@danm: Agreed. Although I don’t think we’re talking about much of a difference here. Your 80-100 players are like the play money players who convert to real money players. It’s the other 400-420 that we’re talking about. Once they’ve demonstrated that they aren’t going to cross-over to real money play you have to find a way of monetizing them. Your suggestion of Harrah’s marketing to them is basically what I classify as advertising. You’re giving up on making money off their gambling and trying to make money off of them via hotels, spa packages, etc.

    And that is what most online poker rooms don’t get. They just keep letting these players play and play and play and they hope that eventually they’ll make a deposit. It’s not going to happen. They should just accept it and start up a separate line of business that tries to make money off of their usage of the play money services.

  • danm

    Don’t forget that in a world of partnerships with online sites and b/m’s, the “value” of a freeroll player extends beyond just future rake.

    even back in the boom days … i ran a free poker tournament for 3 years that had a direct hard-money value to the club hosting it (and the strippers dealing it) … and lots of residual revenues. A portion of those players — maybe 80-100 or so, out of 500 that crossed my path — would step up to real cash games, and thus these players were seen as extremely valuable to the various 1/2 game hosts around town.

    in a more contemporary setting, just imagine if PokerStars.net not only sent a fractional percentage to the dot-com, but also could market a whole host of, say, Harrah’s products to those dot-net players … shows, restaurants, vacation packages, etc.

    (Of course, that I think, frankly, is why Harrah’s will work hard to make sure Stars is not able to stick around and partner with one of their potential competitors.)

  • Prenut

    Micro – that’s not monetizing player money players, that’s a reason for having a play money site.

  • MicroRoller

    I agree that real money poker sites could monetize their play money players better but I would think they are getting some value from them.

    Some play money players do move into real money games, especially if they win some freerolls.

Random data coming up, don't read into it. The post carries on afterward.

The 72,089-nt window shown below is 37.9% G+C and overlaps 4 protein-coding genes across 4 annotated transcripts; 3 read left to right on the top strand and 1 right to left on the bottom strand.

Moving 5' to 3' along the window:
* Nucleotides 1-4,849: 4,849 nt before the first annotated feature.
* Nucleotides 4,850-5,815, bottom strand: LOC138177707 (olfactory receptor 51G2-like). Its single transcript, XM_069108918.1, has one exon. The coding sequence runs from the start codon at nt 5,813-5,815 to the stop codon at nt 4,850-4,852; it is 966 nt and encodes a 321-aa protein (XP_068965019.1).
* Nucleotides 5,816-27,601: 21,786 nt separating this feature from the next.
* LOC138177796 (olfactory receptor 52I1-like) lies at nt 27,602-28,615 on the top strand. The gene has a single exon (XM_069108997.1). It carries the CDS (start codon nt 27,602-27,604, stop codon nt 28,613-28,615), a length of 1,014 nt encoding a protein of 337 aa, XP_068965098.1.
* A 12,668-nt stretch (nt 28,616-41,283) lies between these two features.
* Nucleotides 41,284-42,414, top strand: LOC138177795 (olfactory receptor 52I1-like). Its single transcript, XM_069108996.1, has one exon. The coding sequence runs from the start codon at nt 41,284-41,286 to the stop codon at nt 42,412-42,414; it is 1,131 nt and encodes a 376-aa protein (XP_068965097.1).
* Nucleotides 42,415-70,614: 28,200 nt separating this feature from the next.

Having play money sites (.net) allows them to advertise in the US in ways the .com sites wouldn’t.

    FullTilt and PokerStars both run commercials and even have their own shows on tv that wouldn’t be possible without having a play money version of their software.

  • Bill Rini

    @Dan: I am. Not today or tomorrow but eventually. And what I said in my previous comment reflects that. The bigger poker rooms will simply buy out their biggest affiliates and then eventually stop offering an affiliate program or make it more like Amazon (i.e. a relatively low monetary payout). The whole affiliate business operates on the 80/20 rule. So when the big poker rooms buy out the guys in the 20% bracket there’s little or no reason to even do business with the 80% who are bringing in so little business.

  • danm

    I thought you were of the belief that the affiliate model was dead, or dying?

  • Bill Rini

    Well, another prediction of mine is that eventually the poker rooms will buy out the portals and valuable affiliates.

  • Prenut

    I couldn’t agree more. It has become a rat race to appease the 20 table grinders, which in all reality isn’t the lifeblood of their business anyway. Your video game example certainly fits, as people will pay out the ass to play video games with little or no monetary reward. The poker site that finally figures out this very simple concept will be in for a huge payday. Do you think this could be done by a larger poker portal rather than an existing poker room?

  • Bill Rini

    I’ve long held the view that in order to engage more recreational players poker sites need to quit listening to the 20 tabling grinders and start looking at video games.

  • Prenut

    Bill interesting read for me, especially since I got my first online poker experience through World Play Games (an EA game) on AOL. I wrote an article series on my history in online poker that talks about that, but I will give the short synopsis here. AOL began by charging $2.99 an hour, which later dropped to $.99 an hour. There were hundreds of people logged in all day long paying an hourly fee to play free poker. On top of this a black market developed for selling chips – we started charging $300 per million though it gradually dropped. This worked because the games had a community feel, and the players felt some sort of power by having alot of chips. Very interesting that Zynga has pretty much monetized in this same fashion. It sounds absurd to most of us who play real money poker, but it’s not far fetched at all if you are able to give your games a community feel. Like you said, players don’t really view it as gambling, but rather as an entertainment expense. It may be completely absurd to some people that there are people who are out there who won’t deposit to poker sites, but will buy play money chips – but I can tell you from first hand experience that this oddity is indeed real.